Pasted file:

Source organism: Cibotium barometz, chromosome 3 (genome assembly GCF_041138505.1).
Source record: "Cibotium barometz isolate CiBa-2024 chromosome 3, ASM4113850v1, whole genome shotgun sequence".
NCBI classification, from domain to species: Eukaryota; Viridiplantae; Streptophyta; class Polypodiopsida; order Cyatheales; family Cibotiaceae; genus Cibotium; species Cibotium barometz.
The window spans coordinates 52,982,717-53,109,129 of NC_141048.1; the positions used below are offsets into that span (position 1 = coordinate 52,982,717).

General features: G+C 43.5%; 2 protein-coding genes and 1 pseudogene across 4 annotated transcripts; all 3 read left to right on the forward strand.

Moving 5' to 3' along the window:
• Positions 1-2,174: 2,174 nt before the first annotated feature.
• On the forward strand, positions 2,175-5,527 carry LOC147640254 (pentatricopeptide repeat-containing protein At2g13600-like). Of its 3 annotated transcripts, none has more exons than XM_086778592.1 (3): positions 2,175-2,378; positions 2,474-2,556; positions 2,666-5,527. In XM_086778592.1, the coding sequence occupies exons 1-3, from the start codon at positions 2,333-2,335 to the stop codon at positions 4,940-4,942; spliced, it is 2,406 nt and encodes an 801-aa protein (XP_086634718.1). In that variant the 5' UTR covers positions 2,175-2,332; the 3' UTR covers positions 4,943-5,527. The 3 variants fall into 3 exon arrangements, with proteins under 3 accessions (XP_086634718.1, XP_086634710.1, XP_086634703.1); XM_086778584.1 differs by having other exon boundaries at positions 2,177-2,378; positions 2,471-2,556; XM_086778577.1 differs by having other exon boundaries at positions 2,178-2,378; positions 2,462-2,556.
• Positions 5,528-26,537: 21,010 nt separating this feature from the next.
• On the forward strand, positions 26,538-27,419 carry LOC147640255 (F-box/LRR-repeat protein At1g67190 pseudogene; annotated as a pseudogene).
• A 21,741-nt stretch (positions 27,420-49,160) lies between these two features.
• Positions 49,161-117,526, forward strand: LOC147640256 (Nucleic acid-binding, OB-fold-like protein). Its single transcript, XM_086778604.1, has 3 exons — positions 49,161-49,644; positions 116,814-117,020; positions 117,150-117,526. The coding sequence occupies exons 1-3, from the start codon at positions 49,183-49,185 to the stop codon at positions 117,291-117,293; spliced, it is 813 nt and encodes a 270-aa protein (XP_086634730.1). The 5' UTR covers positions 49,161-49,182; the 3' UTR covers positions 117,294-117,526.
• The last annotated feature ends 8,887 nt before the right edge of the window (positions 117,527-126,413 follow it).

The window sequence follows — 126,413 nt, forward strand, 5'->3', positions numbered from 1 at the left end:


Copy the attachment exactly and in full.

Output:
Source organism: Cibotium barometz, chromosome 3 (genome assembly GCF_041138505.1).
Source record: "Cibotium barometz isolate CiBa-2024 chromosome 3, ASM4113850v1, whole genome shotgun sequence".
NCBI classification, from domain to species: Eukaryota; Viridiplantae; Streptophyta; class Polypodiopsida; order Cyatheales; family Cibotiaceae; genus Cibotium; species Cibotium barometz.
The window spans coordinates 52,982,717-53,109,129 of NC_141048.1; the positions used below are offsets into that span (position 1 = coordinate 52,982,717).

General features: G+C 43.5%; 2 protein-coding genes and 1 pseudogene across 4 annotated transcripts; all 3 read left to right on the forward strand.

Moving 5' to 3' along the window:
• Positions 1-2,174: 2,174 nt before the first annotated feature.
• On the forward strand, positions 2,175-5,527 carry LOC147640254 (pentatricopeptide repeat-containing protein At2g13600-like). Of its 3 annotated transcripts, none has more exons than XM_086778592.1 (3): positions 2,175-2,378; positions 2,474-2,556; positions 2,666-5,527. In XM_086778592.1, the coding sequence occupies exons 1-3, from the start codon at positions 2,333-2,335 to the stop codon at positions 4,940-4,942; spliced, it is 2,406 nt and encodes an 801-aa protein (XP_086634718.1). In that variant the 5' UTR covers positions 2,175-2,332; the 3' UTR covers positions 4,943-5,527. The 3 variants fall into 3 exon arrangements, with proteins under 3 accessions (XP_086634718.1, XP_086634710.1, XP_086634703.1); XM_086778584.1 differs by having other exon boundaries at positions 2,177-2,378; positions 2,471-2,556; XM_086778577.1 differs by having other exon boundaries at positions 2,178-2,378; positions 2,462-2,556.
• Positions 5,528-26,537: 21,010 nt separating this feature from the next.
• On the forward strand, positions 26,538-27,419 carry LOC147640255 (F-box/LRR-repeat protein At1g67190 pseudogene; annotated as a pseudogene).
• A 21,741-nt stretch (positions 27,420-49,160) lies between these two features.
• Positions 49,161-117,526, forward strand: LOC147640256 (Nucleic acid-binding, OB-fold-like protein). Its single transcript, XM_086778604.1, has 3 exons — positions 49,161-49,644; positions 116,814-117,020; positions 117,150-117,526. The coding sequence occupies exons 1-3, from the start codon at positions 49,183-49,185 to the stop codon at positions 117,291-117,293; spliced, it is 813 nt and encodes a 270-aa protein (XP_086634730.1). The 5' UTR covers positions 49,161-49,182; the 3' UTR covers positions 117,294-117,526.
• The last annotated feature ends 8,887 nt before the right edge of the window (positions 117,527-126,413 follow it).

The window sequence follows — 126,413 nt, forward strand, 5'->3', positions numbered from 1 at the left end: